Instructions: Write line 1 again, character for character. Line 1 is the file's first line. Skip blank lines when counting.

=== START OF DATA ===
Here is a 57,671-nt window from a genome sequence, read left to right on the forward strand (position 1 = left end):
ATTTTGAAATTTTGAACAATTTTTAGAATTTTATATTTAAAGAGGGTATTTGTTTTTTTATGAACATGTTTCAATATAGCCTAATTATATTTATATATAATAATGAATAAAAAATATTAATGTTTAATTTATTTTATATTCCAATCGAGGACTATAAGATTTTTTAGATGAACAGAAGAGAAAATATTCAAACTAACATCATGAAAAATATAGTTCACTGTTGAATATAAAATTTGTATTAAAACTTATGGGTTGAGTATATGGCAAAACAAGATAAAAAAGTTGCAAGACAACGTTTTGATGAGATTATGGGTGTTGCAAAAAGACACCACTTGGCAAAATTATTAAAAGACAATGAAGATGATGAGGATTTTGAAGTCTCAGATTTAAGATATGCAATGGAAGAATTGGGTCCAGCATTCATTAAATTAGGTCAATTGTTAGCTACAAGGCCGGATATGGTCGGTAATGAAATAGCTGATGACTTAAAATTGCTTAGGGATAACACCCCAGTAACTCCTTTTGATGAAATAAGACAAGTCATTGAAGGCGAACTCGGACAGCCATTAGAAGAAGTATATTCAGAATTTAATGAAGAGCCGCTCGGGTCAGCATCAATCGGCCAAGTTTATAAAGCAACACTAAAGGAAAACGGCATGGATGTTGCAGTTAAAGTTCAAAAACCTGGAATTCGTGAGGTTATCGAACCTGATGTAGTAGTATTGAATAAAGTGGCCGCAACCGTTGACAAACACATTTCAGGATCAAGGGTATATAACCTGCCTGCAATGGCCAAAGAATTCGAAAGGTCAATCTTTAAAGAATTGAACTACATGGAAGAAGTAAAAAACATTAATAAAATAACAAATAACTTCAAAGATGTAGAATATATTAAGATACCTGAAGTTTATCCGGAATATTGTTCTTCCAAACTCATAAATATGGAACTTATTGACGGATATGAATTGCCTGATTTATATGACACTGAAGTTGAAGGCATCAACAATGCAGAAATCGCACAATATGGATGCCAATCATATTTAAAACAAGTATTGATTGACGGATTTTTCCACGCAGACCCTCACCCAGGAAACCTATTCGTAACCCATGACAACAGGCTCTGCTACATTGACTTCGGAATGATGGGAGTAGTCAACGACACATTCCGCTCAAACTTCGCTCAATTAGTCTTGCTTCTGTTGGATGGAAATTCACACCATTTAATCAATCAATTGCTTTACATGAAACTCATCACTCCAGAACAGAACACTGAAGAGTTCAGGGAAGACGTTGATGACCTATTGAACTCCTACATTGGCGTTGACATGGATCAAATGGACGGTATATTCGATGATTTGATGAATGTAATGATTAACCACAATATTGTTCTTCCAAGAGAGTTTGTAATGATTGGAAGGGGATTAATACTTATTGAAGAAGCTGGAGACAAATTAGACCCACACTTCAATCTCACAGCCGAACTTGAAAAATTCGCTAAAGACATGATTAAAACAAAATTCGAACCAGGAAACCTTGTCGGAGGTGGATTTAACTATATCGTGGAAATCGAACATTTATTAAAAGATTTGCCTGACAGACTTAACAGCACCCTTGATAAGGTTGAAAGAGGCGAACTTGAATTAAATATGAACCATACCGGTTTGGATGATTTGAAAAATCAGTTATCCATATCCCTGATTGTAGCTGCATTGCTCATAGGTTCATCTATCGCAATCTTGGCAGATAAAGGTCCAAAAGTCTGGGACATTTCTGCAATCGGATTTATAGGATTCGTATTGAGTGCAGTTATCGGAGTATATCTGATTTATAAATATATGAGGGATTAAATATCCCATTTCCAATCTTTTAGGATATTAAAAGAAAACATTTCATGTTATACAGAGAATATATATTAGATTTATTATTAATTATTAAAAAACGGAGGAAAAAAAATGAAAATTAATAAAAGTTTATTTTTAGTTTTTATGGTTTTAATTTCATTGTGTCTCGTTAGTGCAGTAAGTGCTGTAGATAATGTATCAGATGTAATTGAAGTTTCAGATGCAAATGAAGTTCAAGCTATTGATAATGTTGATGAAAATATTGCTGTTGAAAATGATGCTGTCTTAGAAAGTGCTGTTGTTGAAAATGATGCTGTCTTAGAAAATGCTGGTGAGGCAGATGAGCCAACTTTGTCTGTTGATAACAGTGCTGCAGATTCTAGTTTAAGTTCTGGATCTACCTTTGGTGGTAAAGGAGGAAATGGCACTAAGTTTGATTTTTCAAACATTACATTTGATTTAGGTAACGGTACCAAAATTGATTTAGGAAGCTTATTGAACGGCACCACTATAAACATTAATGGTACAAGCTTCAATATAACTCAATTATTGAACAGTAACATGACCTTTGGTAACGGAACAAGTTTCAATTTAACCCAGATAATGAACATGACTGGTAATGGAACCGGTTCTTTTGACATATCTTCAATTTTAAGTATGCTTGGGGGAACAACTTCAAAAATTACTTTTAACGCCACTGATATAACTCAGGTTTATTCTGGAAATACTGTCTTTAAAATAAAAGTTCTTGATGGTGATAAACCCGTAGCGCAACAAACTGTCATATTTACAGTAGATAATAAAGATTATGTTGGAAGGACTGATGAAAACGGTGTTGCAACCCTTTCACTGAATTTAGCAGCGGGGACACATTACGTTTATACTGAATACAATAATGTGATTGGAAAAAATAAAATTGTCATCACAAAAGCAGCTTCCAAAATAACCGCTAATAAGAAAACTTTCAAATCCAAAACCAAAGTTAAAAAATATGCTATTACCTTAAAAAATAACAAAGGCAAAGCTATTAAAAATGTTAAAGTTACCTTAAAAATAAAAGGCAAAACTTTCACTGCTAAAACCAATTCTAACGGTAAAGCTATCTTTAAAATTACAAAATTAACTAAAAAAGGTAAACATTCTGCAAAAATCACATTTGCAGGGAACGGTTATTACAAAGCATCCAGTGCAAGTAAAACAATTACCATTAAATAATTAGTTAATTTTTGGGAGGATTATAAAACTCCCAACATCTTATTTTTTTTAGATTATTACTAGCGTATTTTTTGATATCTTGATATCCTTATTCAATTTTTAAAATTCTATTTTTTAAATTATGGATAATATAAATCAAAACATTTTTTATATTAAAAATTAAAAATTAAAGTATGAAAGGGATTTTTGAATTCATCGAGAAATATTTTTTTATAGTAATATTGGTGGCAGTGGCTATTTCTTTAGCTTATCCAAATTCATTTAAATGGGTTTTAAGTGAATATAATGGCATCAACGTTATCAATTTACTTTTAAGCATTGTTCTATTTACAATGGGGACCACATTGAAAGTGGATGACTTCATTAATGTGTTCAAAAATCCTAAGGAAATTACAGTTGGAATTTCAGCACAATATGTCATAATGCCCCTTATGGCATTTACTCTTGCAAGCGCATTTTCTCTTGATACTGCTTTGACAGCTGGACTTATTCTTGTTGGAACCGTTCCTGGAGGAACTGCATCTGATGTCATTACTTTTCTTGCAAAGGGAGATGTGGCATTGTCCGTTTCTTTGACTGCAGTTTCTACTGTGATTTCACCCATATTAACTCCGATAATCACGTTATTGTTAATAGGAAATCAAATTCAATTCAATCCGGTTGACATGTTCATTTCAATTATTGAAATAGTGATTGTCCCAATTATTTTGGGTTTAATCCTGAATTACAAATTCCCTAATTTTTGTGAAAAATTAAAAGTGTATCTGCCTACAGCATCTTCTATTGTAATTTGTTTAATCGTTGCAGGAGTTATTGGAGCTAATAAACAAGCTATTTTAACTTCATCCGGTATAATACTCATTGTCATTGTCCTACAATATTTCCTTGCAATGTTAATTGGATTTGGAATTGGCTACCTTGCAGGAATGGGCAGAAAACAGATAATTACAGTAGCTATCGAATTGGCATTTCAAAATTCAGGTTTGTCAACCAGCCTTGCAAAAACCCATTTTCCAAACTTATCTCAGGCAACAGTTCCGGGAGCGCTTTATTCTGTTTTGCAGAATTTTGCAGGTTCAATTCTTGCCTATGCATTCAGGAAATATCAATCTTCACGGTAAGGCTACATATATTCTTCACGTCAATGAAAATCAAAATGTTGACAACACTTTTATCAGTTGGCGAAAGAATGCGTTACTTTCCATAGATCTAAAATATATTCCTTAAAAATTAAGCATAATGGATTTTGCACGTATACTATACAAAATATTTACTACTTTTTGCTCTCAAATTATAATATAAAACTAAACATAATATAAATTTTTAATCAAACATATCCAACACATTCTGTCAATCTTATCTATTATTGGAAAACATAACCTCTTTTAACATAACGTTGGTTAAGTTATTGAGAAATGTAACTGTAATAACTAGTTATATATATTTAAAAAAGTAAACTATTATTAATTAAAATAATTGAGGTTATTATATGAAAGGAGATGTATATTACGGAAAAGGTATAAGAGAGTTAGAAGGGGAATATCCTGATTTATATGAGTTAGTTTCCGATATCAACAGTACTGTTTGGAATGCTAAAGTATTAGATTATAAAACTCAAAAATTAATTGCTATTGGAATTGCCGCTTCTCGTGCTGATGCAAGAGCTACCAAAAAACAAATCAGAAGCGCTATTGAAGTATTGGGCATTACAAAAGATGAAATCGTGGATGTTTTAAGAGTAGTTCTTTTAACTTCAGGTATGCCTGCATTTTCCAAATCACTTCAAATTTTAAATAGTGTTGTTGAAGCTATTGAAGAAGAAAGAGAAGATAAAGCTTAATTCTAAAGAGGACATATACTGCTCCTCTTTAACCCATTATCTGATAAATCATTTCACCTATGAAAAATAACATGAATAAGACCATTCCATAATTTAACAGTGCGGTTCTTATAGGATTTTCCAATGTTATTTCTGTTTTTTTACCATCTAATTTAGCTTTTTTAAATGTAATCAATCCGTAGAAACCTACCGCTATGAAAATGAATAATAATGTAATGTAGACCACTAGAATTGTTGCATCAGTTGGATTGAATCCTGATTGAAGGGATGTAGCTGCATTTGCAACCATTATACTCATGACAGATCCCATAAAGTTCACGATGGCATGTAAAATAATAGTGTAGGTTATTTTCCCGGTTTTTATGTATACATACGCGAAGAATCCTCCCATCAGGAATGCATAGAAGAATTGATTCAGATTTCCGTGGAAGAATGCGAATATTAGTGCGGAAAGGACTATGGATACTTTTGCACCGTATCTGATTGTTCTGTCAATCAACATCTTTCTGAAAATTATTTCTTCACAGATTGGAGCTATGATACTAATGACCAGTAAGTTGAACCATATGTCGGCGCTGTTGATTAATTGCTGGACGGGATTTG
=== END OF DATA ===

Here is a 57,671-nt window from a genome sequence, read left to right on the forward strand (position 1 = left end):